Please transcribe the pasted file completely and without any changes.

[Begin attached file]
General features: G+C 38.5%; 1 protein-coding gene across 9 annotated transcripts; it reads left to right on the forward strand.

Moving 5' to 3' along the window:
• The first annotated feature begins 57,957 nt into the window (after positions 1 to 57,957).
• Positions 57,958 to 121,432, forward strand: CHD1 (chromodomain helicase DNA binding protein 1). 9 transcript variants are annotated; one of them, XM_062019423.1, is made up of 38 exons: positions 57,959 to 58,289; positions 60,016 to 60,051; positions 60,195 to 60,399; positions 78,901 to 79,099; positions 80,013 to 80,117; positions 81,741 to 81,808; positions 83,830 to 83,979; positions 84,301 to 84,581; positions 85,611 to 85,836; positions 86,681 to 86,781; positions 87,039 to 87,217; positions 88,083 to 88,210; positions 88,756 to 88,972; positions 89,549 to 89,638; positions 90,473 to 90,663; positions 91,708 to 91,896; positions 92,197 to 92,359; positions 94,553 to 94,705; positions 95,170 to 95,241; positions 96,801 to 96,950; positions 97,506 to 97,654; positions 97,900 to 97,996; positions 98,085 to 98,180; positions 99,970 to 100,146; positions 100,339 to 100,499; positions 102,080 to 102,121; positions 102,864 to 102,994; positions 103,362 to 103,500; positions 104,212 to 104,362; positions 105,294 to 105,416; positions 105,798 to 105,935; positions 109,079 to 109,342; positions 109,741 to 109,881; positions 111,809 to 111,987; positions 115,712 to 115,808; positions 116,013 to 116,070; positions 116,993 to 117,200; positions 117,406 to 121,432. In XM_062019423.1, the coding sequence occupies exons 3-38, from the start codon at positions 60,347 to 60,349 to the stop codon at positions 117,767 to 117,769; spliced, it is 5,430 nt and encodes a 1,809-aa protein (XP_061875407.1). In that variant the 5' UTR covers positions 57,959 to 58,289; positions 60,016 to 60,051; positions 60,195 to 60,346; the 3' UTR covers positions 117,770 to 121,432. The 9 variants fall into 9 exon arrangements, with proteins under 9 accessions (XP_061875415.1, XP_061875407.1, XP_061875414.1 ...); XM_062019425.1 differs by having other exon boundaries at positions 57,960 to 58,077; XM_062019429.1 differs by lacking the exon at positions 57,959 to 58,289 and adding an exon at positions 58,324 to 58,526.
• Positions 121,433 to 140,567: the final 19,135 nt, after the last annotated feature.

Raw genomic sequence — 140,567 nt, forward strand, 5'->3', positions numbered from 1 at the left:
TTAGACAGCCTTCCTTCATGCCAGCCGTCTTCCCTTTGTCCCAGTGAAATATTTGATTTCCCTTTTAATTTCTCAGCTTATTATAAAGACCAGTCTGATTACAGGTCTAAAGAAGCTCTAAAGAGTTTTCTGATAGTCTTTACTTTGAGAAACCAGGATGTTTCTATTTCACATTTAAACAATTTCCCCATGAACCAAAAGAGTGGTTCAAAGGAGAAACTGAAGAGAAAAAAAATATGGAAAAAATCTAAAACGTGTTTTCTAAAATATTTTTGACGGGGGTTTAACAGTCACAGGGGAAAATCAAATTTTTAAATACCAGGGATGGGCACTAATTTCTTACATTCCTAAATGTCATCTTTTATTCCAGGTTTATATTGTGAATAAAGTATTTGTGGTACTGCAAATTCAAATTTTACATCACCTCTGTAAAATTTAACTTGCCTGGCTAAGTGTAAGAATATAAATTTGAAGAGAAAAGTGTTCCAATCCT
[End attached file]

General features: G+C 38.5%; 1 protein-coding gene across 9 annotated transcripts; it reads left to right on the forward strand.

Moving 5' to 3' along the window:
• The first annotated feature begins 57,957 nt into the window (after positions 1 to 57,957).
• Positions 57,958 to 121,432, forward strand: CHD1 (chromodomain helicase DNA binding protein 1). 9 transcript variants are annotated; one of them, XM_062019423.1, is made up of 38 exons: positions 57,959 to 58,289; positions 60,016 to 60,051; positions 60,195 to 60,399; positions 78,901 to 79,099; positions 80,013 to 80,117; positions 81,741 to 81,808; positions 83,830 to 83,979; positions 84,301 to 84,581; positions 85,611 to 85,836; positions 86,681 to 86,781; positions 87,039 to 87,217; positions 88,083 to 88,210; positions 88,756 to 88,972; positions 89,549 to 89,638; positions 90,473 to 90,663; positions 91,708 to 91,896; positions 92,197 to 92,359; positions 94,553 to 94,705; positions 95,170 to 95,241; positions 96,801 to 96,950; positions 97,506 to 97,654; positions 97,900 to 97,996; positions 98,085 to 98,180; positions 99,970 to 100,146; positions 100,339 to 100,499; positions 102,080 to 102,121; positions 102,864 to 102,994; positions 103,362 to 103,500; positions 104,212 to 104,362; positions 105,294 to 105,416; positions 105,798 to 105,935; positions 109,079 to 109,342; positions 109,741 to 109,881; positions 111,809 to 111,987; positions 115,712 to 115,808; positions 116,013 to 116,070; positions 116,993 to 117,200; positions 117,406 to 121,432. In XM_062019423.1, the coding sequence occupies exons 3-38, from the start codon at positions 60,347 to 60,349 to the stop codon at positions 117,767 to 117,769; spliced, it is 5,430 nt and encodes a 1,809-aa protein (XP_061875407.1). In that variant the 5' UTR covers positions 57,959 to 58,289; positions 60,016 to 60,051; positions 60,195 to 60,346; the 3' UTR covers positions 117,770 to 121,432. The 9 variants fall into 9 exon arrangements, with proteins under 9 accessions (XP_061875415.1, XP_061875407.1, XP_061875414.1 ...); XM_062019425.1 differs by having other exon boundaries at positions 57,960 to 58,077; XM_062019429.1 differs by lacking the exon at positions 57,959 to 58,289 and adding an exon at positions 58,324 to 58,526.
• Positions 121,433 to 140,567: the final 19,135 nt, after the last annotated feature.

Raw genomic sequence — 140,567 nt, forward strand, 5'->3', positions numbered from 1 at the left:
TTAGACAGCCTTCCTTCATGCCAGCCGTCTTCCCTTTGTCCCAGTGAAATATTTGATTTCCCTTTTAATTTCTCAGCTTATTATAAAGACCAGTCTGATTACAGGTCTAAAGAAGCTCTAAAGAGTTTTCTGATAGTCTTTACTTTGAGAAACCAGGATGTTTCTATTTCACATTTAAACAATTTCCCCATGAACCAAAAGAGTGGTTCAAAGGAGAAACTGAAGAGAAAAAAAATATGGAAAAAATCTAAAACGTGTTTTCTAAAATATTTTTGACGGGGGTTTAACAGTCACAGGGGAAAATCAAATTTTTAAATACCAGGGATGGGCACTAATTTCTTACATTCCTAAATGTCATCTTTTATTCCAGGTTTATATTGTGAATAAAGTATTTGTGGTACTGCAAATTCAAATTTTACATCACCTCTGTAAAATTTAACTTGCCTGGCTAAGTGTAAGAATATAAATTTGAAGAGAAAAGTGTTCCAATCCT